‘Dexter’: John Lithgow Didn’t Believe the Trinity Killer Was All Bad
John Lithgow is one of America’s greatest actors, bringing a wide range of characters to life with his versatile and unique acting style. He’s worked in the theater and on both the big and small screens for decades.
One of his most memorable roles was on the television series Dexter, when he delivered a chilling performance as a serial killer leading two completely separate lives.
John Lithgow: Incredible performances on stage and screen
John Lithgow was always a natural performer–being born into a family filled with entertainers probably didn’t hurt. His actress mother and theater producer father encouraged his love of performing at an early age. Lithgow spent his childhood on the stage, acting in many of his father’s productions.
Although he had a knack for entertainment, Lithgow planned to pursue another passion–art. He loved painting and went to Harvard to study graphic arts. During his time at Harvard, he became very involved in the theater scene on campus. He tried his hand at acting, directing, and stage design.
After graduating in 1967, Lithgow decided to pursue an acting career after all. He was awarded a scholarship to attend the London Academy of Music and Dramatic Art, and spent two years there before returning to the U.S.
In 1972, Lithgow made his film debut in the comedy Dealing; OrThe Berkeley-to-Boston Forty-Brick Lost-Bag Blues. The film was based on the novel by Michael and Douglas Crichton, and centered on the cross-country adventure of two Ivy leaguers who bought marijuana in California with plans to resell it in Boston.
1973 found Lithgow back on the stage, starring in the play The Changing Room. He won a Tony Award for his performance as a British rugby player, and went on to stay primarily on Broadway for the next decade.
Lithgow continued to act on the big screen as well, with lead roles in films like All That Jazz, Blow Out, and Footloose. His movie performances showed his incredible range and versatility. He brought every character vividly to life, whether he was playing a criminal mastermind or a small-town preacher.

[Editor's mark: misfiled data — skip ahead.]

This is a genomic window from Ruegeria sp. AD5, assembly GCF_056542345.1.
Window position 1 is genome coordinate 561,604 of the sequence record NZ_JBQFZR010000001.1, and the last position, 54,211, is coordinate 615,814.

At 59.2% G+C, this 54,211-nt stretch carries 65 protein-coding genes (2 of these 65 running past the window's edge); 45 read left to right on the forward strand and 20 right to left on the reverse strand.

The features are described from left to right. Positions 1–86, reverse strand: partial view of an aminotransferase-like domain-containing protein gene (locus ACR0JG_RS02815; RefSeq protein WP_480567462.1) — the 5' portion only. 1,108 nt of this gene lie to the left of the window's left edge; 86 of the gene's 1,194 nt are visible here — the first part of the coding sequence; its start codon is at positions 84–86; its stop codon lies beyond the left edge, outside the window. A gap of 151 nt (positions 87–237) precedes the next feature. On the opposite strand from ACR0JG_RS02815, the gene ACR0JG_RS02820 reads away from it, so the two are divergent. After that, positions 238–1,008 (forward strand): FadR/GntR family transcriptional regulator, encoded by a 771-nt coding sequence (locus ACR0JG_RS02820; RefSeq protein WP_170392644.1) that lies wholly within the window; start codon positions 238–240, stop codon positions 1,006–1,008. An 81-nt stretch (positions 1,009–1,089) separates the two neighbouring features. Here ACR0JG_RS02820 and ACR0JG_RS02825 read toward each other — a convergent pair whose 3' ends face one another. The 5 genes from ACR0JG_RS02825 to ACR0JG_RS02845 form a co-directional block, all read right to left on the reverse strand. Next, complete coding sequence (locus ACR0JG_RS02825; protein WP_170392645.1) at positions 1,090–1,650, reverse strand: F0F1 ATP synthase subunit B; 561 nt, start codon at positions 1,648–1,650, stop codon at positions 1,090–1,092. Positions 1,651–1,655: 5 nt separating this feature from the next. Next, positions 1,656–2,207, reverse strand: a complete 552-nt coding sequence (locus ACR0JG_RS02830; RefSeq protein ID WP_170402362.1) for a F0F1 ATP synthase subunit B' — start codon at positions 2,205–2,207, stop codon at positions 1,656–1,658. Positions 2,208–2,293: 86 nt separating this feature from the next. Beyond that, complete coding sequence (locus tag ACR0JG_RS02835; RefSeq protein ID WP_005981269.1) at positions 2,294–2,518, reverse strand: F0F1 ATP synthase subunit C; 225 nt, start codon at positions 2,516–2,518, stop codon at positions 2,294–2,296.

‘Dexter’: Serving up justice in a really gruesome way
The Showtime series, Dexter, was home to one of Lithgow’s most brilliant performances. The crime series was a huge hit with audiences, and ran for eight seasons.
Dexter followed the life of its title character, a forensic blood-splatter analyst with a pretty sick hobby–killing people. Dexter Morgan solves crimes by day, and commits them by night. Dexter is mild-mannered–some might even say charming–when interacting with his friends and colleagues.
His pleasant demeanor is probably due to the fact that he doesn’t believe his serial killing is a problem. In fact, he believes he’s doing society a favor, as he only targets guilty people who have escaped justice and deserve what he does to them.
John Lithgow brought the ‘Trinity Killer’ to life
One of John Lithgow’s best performances also happens to be one of the best criminals in the entire Dexter series–Arthur Mitchell, a.k.a. the “Trinity Killer.” Mitchell was Dexter’s main focus during the fourth season. He became so obsessed with Mitchell that he deviated from his normal routine when hunting his victims, which added a whole new dimension to the show.
Lithgow delivered a chilling performance of the serial killer with 30 years of victims under his belt. Police originally dubbed him the “Trinity Killer” because they mistakenly believed he killed in cycles of three. Dexter later discovered that he actually killed in cycles of four, with each cycle beginning with a ten-year-old boy.
Mitchell was an unassuming, seemingly kind man living a very normal, suburban life. He was a father, husband, church-going man who also happened to be a model citizen and pillar of the community. Dexter is torn between killing Mitchell and studying him, due to the fact that he has a seemingly happy family life and contributes to the community. Eventually, he rids the world of yet another serial killer.
In an interview with the Los Angeles Times, Lithgow talks about some of his favorite fictional villains. He mentions that Tony Soprano is one of his favorites, and talks about how Tony and Dexter are very similar. “I think Michael C. Hall and James Gandolfini are both great, smart actors who really understood that duality, that’s what made it so hypnotic.”